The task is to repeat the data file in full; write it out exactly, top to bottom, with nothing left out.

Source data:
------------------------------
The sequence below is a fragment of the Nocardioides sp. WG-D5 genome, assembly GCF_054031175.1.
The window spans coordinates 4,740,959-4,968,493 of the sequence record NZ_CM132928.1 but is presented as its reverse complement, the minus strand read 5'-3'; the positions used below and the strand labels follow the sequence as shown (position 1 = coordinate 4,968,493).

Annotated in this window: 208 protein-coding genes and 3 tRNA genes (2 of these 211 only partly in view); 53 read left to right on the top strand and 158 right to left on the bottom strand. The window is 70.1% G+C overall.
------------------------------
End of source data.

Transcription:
The sequence below is a fragment of the Nocardioides sp. WG-D5 genome, assembly GCF_054031175.1.
The window spans coordinates 4,740,959-4,968,493 of the sequence record NZ_CM132928.1 but is presented as its reverse complement, the minus strand read 5'-3'; the positions used below and the strand labels follow the sequence as shown (position 1 = coordinate 4,968,493).

Annotated in this window: 208 protein-coding genes and 3 tRNA genes (2 of these 211 only partly in view); 53 read left to right on the top strand and 158 right to left on the bottom strand. The window is 70.1% G+C overall.